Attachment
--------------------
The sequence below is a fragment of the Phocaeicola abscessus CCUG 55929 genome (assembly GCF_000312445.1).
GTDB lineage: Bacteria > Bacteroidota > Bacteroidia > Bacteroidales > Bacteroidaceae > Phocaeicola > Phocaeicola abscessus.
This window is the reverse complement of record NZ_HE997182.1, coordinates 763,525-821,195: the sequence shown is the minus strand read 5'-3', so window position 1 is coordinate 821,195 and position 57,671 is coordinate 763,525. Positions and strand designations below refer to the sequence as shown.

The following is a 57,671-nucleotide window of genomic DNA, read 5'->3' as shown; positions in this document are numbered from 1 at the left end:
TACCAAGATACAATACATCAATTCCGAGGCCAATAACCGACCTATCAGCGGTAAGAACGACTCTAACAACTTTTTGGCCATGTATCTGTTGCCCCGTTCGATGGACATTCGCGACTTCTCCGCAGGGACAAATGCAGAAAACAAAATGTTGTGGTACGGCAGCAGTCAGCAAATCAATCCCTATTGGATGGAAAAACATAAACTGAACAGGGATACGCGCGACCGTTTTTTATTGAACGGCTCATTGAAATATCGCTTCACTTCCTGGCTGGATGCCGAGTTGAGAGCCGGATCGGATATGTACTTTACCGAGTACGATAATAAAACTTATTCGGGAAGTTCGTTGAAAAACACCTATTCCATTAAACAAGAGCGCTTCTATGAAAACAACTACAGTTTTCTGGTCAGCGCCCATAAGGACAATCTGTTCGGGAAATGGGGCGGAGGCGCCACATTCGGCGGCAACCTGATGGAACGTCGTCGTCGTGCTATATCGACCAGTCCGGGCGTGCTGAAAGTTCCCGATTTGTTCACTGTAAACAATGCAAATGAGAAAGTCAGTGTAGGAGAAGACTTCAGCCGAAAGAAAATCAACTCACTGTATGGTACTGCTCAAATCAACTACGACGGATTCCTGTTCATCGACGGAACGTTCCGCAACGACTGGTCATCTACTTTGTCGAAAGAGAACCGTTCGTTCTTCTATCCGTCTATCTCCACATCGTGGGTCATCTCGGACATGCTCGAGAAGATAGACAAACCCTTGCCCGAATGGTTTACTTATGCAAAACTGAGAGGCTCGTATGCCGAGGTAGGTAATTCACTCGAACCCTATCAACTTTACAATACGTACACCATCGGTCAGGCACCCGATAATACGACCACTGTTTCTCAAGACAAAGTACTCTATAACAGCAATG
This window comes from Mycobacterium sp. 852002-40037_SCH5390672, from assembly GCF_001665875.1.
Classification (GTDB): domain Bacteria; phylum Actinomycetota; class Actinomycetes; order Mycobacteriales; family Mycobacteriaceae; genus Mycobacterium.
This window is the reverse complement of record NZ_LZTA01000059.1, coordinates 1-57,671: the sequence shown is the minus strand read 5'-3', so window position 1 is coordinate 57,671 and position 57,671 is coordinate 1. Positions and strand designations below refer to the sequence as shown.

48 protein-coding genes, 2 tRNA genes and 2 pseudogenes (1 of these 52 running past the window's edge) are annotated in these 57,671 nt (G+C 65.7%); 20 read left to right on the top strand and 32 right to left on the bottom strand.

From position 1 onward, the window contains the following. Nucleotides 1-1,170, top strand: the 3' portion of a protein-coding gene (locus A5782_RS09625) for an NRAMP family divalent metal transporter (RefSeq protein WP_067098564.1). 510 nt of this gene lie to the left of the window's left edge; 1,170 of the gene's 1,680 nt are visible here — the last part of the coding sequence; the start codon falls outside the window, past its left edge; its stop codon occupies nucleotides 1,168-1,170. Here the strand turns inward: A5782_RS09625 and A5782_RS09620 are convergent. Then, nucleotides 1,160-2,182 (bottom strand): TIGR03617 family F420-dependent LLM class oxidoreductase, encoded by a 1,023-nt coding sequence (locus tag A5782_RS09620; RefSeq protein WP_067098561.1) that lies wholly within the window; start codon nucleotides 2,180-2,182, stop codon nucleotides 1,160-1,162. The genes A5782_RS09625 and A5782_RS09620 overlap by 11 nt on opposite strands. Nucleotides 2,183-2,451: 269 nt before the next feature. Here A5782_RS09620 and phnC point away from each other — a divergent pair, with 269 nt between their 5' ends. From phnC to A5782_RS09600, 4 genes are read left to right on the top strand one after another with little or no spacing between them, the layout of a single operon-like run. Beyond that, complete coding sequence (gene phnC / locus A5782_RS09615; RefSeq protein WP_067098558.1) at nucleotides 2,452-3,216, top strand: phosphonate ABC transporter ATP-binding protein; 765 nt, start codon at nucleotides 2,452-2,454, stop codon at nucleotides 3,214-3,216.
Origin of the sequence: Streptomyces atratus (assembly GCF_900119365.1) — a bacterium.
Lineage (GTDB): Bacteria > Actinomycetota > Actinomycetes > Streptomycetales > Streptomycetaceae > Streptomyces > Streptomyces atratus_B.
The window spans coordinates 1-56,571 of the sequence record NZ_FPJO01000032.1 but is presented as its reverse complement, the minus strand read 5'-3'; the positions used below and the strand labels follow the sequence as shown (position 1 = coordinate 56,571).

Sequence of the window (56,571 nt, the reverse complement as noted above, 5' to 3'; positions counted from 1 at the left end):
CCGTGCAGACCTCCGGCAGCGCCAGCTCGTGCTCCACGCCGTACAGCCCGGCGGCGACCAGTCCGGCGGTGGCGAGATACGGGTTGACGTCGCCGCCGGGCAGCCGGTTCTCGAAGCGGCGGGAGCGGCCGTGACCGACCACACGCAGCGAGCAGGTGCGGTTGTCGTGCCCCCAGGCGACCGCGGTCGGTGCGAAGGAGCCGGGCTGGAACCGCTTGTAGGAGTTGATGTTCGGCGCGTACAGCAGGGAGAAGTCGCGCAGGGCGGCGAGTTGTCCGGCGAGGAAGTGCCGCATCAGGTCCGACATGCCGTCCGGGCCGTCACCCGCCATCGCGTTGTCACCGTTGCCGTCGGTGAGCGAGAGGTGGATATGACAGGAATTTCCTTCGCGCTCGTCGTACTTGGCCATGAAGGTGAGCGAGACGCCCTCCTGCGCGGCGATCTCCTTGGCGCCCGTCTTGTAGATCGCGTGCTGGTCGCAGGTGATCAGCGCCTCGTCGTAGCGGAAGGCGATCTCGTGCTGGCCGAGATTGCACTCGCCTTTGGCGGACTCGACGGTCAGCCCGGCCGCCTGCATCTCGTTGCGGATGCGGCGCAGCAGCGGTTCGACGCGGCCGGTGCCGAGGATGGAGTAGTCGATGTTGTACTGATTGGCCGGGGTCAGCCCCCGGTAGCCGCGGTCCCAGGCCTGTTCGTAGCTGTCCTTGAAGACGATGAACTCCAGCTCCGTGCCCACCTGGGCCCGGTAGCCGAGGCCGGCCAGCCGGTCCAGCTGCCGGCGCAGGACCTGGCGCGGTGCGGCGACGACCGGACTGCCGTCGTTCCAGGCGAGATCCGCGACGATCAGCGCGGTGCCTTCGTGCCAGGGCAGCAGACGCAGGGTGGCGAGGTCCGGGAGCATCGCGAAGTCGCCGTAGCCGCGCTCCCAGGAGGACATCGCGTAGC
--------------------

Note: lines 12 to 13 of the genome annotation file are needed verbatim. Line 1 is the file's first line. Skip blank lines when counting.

Lineage (GTDB): Bacteria > Actinomycetota > Actinomycetes > Streptomycetales > Streptomycetaceae > Streptomyces > Streptomyces atratus_B.
The window spans coordinates 1-56,571 of the sequence record NZ_FPJO01000032.1 but is presented as its reverse complement, the minus strand read 5'-3'; the positions used below and the strand labels follow the sequence as shown (position 1 = coordinate 56,571).